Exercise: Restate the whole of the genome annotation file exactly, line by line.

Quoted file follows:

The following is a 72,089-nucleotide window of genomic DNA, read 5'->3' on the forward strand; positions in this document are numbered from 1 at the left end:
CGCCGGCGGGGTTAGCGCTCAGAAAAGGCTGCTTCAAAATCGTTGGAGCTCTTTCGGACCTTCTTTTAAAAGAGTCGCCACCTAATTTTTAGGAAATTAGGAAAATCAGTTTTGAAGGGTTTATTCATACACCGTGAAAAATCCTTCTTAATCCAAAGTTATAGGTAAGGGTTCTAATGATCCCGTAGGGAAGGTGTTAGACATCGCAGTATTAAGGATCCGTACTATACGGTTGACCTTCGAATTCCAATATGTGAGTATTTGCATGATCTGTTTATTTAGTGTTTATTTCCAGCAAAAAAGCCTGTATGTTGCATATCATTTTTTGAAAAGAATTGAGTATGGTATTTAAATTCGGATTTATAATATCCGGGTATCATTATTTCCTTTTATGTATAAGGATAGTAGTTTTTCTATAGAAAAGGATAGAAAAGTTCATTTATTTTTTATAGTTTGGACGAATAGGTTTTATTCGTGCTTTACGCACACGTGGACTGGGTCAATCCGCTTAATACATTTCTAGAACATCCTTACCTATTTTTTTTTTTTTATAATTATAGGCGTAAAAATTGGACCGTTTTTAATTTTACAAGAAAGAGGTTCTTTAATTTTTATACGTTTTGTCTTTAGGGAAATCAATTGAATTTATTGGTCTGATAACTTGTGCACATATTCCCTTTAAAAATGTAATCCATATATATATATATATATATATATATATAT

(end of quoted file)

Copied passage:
The following is a 72,089-nucleotide window of genomic DNA, read 5'->3' on the forward strand; positions in this document are numbered from 1 at the left end:
CGCCGGCGGGGTTAGCGCTCAGAAAAGGCTGCTTCAAAATCGTTGGAGCTCTTTCGGACCTTCTTTTAAAAGAGTCGCCACCTAATTTTTAGGAAATTAGGAAAATCAGTTTTGAAGGGTTTATTCATACACCGTGAAAAATCCTTCTTAATCCAAAGTTATAGGTAAGGGTTCTAATGATCCCGTAGGGAAGGTGTTAGACATCGCAGTATTAAGGATCCGTACTATACGGTTGACCTTCGAATTCCAATATGTGAGTATTTGCATGATCTGTTTATTTAGTGTTTATTTCCAGCAAAAAAGCCTGTATGTTGCATATCATTTTTTGAAAAGAATTGAGTATGGTATTTAAATTCGGATTTATAATATCCGGGTATCATTATTTCCTTTTATGTATAAGGATAGTAGTTTTTCTATAGAAAAGGATAGAAAAGTTCATTTATTTTTTATAGTTTGGACGAATAGGTTTTATTCGTGCTTTACGCACACGTGGACTGGGTCAATCCGCTTAATACATTTCTAGAACATCCTTACCTATTTTTTTTTTTTTATAATTATAGGCGTAAAAATTGGACCGTTTTTAATTTTACAAGAAAGAGGTTCTTTAATTTTTATACGTTTTGTCTTTAGGGAAATCAATTGAATTTATTGGTCTGATAACTTGTGCACATATTCCCTTTAAAAATGTAATCCATATATATATATATATATATATATATATAT